So my class on technology is beginning to consider skeptical views of the transformative possibilities of biotechnology. One comes from those who say that the evolutionary understanding of nature explains everything about who we are.
Maybe the most intelligent and certainly the most erudite defender of the “Darwin explains it all” proposition is Larry Arnhart. (Check out his amazingly comprehensive and thoughtful blog.) Larry calls himself a Darwinian conservative. For one thing, Larry puts himself more in the “generationist” than the “innovationist” camp. He says that social desires have been given to us social animals by nature. And we’re happy when we act according to those desires. So we deny who we are when we innovate in such a way as to undermine who we are as generative animals, which we are no less than the other mammals. Transhumanism, for Larry, is both undesirable and impossible.
Larry is fond of saying that nature is our home. So all of our experiences of alienation from nature are based on illusions. We aren’t, as existentialist philosophers such as Heidegger seem to say, aliens thrown into this world from God knows where. It’s the techno-project to liberate us from nature that makes us think of ourselves as more homeless than we need be. That techno-project is a secularization of what Larry believes to be the Christian fantasy that to be a person is not to be defined by biological limitations, to be somehow more than a merely natural being. The Christians and the transhumanists both make the mistake of imagining that we truly long to be more than biological beings, that we long for a world where no longer constrained by the natural imperatives of biological birth and biological death.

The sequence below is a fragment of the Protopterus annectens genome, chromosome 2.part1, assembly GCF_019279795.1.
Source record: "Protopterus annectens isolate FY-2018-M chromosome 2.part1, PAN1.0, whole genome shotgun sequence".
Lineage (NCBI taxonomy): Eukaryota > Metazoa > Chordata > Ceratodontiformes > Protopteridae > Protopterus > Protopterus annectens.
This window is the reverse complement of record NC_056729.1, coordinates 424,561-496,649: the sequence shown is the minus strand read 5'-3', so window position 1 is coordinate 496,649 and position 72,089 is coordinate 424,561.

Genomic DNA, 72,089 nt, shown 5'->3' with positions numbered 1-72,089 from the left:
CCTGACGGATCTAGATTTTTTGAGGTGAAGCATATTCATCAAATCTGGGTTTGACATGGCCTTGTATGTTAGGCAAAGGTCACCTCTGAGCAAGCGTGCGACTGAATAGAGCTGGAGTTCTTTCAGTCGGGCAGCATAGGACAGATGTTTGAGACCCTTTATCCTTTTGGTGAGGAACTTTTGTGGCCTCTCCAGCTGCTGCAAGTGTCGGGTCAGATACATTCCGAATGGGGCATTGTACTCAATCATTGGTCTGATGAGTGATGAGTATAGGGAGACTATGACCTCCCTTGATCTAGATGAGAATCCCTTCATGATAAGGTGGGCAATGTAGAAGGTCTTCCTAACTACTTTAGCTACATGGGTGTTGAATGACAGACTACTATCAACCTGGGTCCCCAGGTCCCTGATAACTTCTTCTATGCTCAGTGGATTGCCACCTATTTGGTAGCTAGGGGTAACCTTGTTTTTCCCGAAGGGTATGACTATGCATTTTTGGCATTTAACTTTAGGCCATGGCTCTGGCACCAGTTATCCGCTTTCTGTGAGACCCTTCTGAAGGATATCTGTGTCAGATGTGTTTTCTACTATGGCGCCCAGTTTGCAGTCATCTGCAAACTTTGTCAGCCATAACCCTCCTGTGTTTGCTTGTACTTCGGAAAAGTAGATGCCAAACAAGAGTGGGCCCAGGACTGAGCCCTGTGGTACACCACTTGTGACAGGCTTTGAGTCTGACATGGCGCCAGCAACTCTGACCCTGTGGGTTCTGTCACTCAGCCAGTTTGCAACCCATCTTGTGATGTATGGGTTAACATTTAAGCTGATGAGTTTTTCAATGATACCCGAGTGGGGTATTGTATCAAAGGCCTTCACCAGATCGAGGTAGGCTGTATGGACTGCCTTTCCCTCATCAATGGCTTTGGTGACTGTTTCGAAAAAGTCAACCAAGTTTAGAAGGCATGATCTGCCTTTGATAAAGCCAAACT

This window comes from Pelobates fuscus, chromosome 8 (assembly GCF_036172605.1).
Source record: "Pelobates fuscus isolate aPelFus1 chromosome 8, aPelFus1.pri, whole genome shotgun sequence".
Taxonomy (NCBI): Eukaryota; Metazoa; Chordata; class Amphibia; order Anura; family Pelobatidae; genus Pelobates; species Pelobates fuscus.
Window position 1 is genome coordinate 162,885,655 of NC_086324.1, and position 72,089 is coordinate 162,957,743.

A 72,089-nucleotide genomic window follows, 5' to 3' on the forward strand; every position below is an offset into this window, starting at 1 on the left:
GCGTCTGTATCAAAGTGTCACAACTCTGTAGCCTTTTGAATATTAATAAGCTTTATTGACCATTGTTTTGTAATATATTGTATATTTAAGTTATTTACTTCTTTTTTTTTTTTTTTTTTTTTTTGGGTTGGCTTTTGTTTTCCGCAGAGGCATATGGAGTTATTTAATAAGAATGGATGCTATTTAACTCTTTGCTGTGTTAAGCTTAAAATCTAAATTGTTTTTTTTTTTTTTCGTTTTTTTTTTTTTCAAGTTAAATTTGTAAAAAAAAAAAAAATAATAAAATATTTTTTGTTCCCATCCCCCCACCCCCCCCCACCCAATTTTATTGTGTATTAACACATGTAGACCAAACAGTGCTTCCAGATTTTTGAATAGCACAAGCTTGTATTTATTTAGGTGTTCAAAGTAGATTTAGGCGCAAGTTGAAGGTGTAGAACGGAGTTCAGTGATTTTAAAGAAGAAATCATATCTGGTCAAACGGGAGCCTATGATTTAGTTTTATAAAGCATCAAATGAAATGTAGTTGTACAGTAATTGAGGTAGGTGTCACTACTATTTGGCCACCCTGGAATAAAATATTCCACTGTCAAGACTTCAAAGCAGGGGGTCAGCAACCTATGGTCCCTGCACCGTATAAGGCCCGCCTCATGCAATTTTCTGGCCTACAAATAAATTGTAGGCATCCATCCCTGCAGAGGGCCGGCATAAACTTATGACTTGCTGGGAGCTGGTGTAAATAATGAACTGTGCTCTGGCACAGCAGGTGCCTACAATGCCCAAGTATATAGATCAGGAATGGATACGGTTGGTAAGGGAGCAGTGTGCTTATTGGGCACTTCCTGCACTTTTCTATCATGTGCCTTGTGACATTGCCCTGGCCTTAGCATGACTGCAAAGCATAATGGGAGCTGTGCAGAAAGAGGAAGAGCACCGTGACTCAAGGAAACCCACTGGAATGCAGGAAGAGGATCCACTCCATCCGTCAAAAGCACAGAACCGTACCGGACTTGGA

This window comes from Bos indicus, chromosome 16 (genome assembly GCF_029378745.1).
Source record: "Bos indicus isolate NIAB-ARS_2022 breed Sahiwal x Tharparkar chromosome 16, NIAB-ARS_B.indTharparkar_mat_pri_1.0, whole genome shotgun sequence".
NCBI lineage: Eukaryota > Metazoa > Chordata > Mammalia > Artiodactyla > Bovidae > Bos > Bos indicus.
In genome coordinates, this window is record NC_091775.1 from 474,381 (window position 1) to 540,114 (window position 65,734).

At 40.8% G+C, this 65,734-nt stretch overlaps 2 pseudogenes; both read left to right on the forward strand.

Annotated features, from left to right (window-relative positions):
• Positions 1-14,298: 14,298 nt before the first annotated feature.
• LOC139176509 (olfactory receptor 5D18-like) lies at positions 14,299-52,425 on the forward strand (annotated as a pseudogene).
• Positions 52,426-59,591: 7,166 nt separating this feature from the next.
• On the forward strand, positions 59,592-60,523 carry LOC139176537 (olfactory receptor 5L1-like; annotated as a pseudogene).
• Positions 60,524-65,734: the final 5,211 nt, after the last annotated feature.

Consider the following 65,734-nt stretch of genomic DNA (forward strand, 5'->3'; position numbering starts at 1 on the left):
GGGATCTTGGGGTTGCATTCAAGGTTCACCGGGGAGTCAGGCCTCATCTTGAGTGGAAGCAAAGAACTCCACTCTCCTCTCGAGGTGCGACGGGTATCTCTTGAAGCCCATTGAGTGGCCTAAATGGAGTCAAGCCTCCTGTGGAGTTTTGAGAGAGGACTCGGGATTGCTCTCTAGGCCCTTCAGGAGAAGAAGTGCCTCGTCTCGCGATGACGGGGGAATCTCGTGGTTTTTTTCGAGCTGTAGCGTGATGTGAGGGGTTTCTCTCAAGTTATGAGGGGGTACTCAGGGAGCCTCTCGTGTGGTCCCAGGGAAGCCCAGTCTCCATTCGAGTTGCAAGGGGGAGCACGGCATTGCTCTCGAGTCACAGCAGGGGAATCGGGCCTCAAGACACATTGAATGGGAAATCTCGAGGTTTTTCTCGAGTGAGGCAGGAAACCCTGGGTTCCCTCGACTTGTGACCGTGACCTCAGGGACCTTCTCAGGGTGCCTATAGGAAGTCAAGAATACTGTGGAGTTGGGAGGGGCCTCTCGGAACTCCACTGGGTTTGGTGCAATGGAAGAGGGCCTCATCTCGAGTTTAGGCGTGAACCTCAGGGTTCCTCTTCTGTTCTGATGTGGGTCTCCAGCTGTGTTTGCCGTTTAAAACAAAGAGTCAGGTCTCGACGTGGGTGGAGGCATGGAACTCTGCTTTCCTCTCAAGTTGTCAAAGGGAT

Heaven is the world Christians believe we will inhabit after natural death as the result of the grace of our personal Creator. There we will somehow remain whole persons with bodies—including our generative equipment—but we will no longer be married or have sexual lives. Because nobody will die, they’ll be no need for birth. And our love will be perfected by being free from the limitations of sinful bodily separateness we now experience. We will see other persons in love just as they are.
Larry, of course, readily finds all kinds of contradictions in that imagined existence. Being whole social animals has to mean being the sexual and generative beings that nature intends us to be. And the idea of “pure love” that somehow transcends altogether the natural imperatives of reproductive coupling and the raising of young is ridiculous. “Personal love” is the attachment of social animals to each other—ultimately in the interest of the biological perpetuation of the species. Just as Larry finds “political life” among the other primates, he would surely find “personal love” among the dolphin. He says that “love of God” has to be explained as a tool for social bonding and nothing more.
The transhumanists, of course, make the mistake of imagining that somehow personal consciousness can be detached from physical embodiment, just as they make the mistake of believing that our erotic desires can remain what they are if detached from generation. There’s no way we could ever become conscious machines or conscious software. And conscious, disembodied existence would, in fact, be detached from the desires that make life desirable. It would be the misery of “pure possibility,” of the empty experience of “not not-being.” The techno-mode of imagining freedom to be freedom from nature ends up with freedom being just another word for nothing left to lose.